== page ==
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Britain’s trade relationship with the EU is needlessly dysfunctional

It would be easy to respond late to the string of Brexit supporters to admit that leaving the EU’s internal market and customs union was bad for the UK economy by saying ‘I told you so’. So here goes: I told you.

Relentlessly, year after year, evidence is piling up of the damage caused. Not only did the exchange rate decline after the referendum cause a painful shock, but aggregate trade has lagged behind comparable economies and business investment has been remarkably weak.

Is there a way to reverse this damage in the short to medium term? Unfortunately, the political toxicity of the UK’s relationship with the EU, and the Labor opposition’s tactic of being at least half as stubborn as the government at all times, means that removing barriers to the single market will be slow and patchy. expired. A Horizon Europe research program here, a labor mobility deal there, a veterinary deal somewhere down the road. And all subject to the EU’s useless aversion to blurring the hard line between the easy market access given to member states within its legal order and the hard border bureaucracy for those outside it.

The maddening part is that it is not the case that the UK has given in to mindlessly erecting trade barriers across the board. So far, the rest of British trade policy (the Prince-free parts of Hamletyou might say) is pretty sensible and for the most part pretty well executed.

The UK’s ability to run two trade policies under one government animated by different philosophies is astounding. At a World Trade Organization summit last week, British ministers and officials paraded their progressive free-trade internationalist credentials. Anne-Marie Trevelyan, Britain’s trade secretary, told the FT that other (unnamed) governments at the meeting had told her “how important British leadership is in supporting the values ​​of free and fair trade in the rules-based order”.

At one point, the UK showed great independence of mind by being the last government to stand firm against a proposal to nullify a WTO agreement on intellectual property rights related to Covid vaccines. In this way it struck the somewhat paradoxical attitude of a lone fighter for multilateralist principles.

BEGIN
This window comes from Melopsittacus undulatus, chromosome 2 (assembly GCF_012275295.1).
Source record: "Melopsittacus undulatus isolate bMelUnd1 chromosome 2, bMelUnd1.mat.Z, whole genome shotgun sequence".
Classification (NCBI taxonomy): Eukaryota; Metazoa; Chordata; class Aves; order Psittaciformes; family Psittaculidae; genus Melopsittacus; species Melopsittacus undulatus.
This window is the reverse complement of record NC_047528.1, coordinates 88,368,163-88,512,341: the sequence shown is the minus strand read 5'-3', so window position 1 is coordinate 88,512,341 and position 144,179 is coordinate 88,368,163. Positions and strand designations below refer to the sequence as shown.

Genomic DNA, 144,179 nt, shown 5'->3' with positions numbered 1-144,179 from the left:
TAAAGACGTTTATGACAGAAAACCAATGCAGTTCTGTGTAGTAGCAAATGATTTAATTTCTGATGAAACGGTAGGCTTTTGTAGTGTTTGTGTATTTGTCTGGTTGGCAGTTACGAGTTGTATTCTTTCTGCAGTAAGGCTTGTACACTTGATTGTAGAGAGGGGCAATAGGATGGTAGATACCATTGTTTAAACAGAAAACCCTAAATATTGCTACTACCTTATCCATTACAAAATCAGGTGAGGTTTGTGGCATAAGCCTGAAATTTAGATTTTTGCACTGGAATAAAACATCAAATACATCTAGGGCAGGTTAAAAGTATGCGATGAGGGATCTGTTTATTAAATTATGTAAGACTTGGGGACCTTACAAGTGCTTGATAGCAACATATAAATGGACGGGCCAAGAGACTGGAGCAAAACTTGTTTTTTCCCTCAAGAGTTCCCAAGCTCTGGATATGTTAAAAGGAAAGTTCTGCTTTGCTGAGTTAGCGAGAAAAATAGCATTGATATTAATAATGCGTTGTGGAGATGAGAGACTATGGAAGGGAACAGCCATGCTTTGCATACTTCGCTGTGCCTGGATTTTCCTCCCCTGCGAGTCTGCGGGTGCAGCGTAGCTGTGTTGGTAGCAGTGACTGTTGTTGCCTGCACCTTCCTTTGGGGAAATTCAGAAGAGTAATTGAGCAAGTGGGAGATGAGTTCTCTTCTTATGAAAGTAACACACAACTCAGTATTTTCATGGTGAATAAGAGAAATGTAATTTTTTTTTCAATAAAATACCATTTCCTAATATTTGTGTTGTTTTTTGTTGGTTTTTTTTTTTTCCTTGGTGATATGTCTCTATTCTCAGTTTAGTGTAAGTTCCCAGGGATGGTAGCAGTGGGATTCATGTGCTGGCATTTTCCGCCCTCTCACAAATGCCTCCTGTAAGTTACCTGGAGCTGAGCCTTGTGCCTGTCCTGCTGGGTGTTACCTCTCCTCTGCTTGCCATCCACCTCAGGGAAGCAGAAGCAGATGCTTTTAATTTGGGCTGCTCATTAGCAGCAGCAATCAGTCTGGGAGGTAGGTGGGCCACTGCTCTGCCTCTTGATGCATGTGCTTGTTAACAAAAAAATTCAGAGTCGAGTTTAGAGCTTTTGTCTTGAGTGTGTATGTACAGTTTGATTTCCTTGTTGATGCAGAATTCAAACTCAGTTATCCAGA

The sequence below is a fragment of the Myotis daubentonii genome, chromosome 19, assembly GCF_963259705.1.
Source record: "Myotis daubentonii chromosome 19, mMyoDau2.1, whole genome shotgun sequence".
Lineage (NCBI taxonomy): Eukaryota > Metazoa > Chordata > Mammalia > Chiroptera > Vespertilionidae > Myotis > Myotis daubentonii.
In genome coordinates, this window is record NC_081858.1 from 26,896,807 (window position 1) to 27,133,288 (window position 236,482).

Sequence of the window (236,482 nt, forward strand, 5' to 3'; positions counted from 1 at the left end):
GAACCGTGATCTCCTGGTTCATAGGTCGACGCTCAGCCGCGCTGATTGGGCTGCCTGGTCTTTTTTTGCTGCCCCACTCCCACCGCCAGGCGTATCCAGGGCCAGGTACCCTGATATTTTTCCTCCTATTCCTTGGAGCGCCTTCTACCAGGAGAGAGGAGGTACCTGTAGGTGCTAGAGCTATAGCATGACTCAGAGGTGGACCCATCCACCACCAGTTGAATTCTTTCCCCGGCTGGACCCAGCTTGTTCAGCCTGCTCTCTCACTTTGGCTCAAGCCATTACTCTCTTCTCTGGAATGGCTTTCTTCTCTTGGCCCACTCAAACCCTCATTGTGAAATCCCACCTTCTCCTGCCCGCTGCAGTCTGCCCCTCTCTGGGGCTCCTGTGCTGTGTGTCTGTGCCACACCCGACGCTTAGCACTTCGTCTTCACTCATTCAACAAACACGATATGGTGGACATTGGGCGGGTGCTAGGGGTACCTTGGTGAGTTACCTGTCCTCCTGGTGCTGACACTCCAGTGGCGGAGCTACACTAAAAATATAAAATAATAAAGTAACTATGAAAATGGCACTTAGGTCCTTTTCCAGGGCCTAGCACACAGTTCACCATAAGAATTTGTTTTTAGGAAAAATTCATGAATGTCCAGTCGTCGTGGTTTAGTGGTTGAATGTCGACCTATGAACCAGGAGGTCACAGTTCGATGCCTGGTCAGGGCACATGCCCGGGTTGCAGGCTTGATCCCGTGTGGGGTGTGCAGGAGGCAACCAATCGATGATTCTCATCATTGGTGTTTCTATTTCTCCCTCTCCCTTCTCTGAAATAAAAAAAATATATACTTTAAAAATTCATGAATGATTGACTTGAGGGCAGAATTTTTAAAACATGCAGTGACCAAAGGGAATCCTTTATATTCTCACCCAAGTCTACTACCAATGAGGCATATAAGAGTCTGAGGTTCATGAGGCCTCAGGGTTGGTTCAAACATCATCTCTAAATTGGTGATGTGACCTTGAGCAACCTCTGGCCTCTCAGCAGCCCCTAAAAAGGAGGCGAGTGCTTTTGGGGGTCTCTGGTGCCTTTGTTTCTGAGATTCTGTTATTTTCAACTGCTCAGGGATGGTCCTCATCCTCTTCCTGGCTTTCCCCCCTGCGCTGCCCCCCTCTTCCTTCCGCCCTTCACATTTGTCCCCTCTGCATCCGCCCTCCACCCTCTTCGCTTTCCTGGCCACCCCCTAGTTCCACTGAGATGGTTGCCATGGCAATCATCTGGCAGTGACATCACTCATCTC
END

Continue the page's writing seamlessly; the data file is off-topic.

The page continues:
Outside of the WTO, Asia-Pacific is the UK’s preferred gang in world trade, where its attitude and behavior are quite healthy. In addition to the bilateral deals with Australia and New Zealand, digital agreement with Singapore has just entered into force and the UK is approaching an agreement with India.

In some areas, such as its willingness to embrace agricultural liberalization and tackle digital issues such as data flows in trade agreements, its activities mark a constructive change from EU trade policy. In others, including the eagerness to accept a weak trade deal from India rather than pursue the EU’s determination to get something more substantial out of New Delhi, it is a sign of geostrategic expediency driving trade policy.

However, in its non-EU dealings, the UK is generally proving to be a competent negotiator and constructive participant in line with the country’s internationalist free trade tradition. By contrast, dealings with Brussels since Brexit have been reactionary and harmful. The commitment to the international rule of law that it prides itself on in the WTO is completely lacking in its threats against the Northern Ireland protocol. His neurotic distaste for collaboration is childish and self-destructive.

A common Brexiter argument was that opportunities elsewhere would offset the shock of trade with the EU and ultimately outweigh the shock. It’s theoretically possible that this could still happen, or that the government’s hunt for domestic deregulatory Brexit dividends will turn into a substantial game at some point. But so far the net effect of the UK’s exit from the Customs Union and the Single Market has been very clearly negative.

The Asia-Pacific remains far away no matter how hard you squint. The UK’s dysfunctional relationship with its largest and closest trading partner far outweighs anything constructive it is doing elsewhere, including at the multilateral level. Again, I told you so.

The general weakness in UK business investment, including by domestic companies, and in trade with economies outside the EU is particularly striking. It suggests that it is not just the frictions with the continent that have hurt the economy, but also a general uncertainty among companies and the feeling that economic policy is in the hands of a government that does not know what it is doing.

A digital partnership with Singapore – which in any case does not have to be incompatible with EU membership of the single market – is fine. But it is no substitute for an open and constructive relationship with the trading area that left the UK so recklessly.

alan.beattie@ft.com

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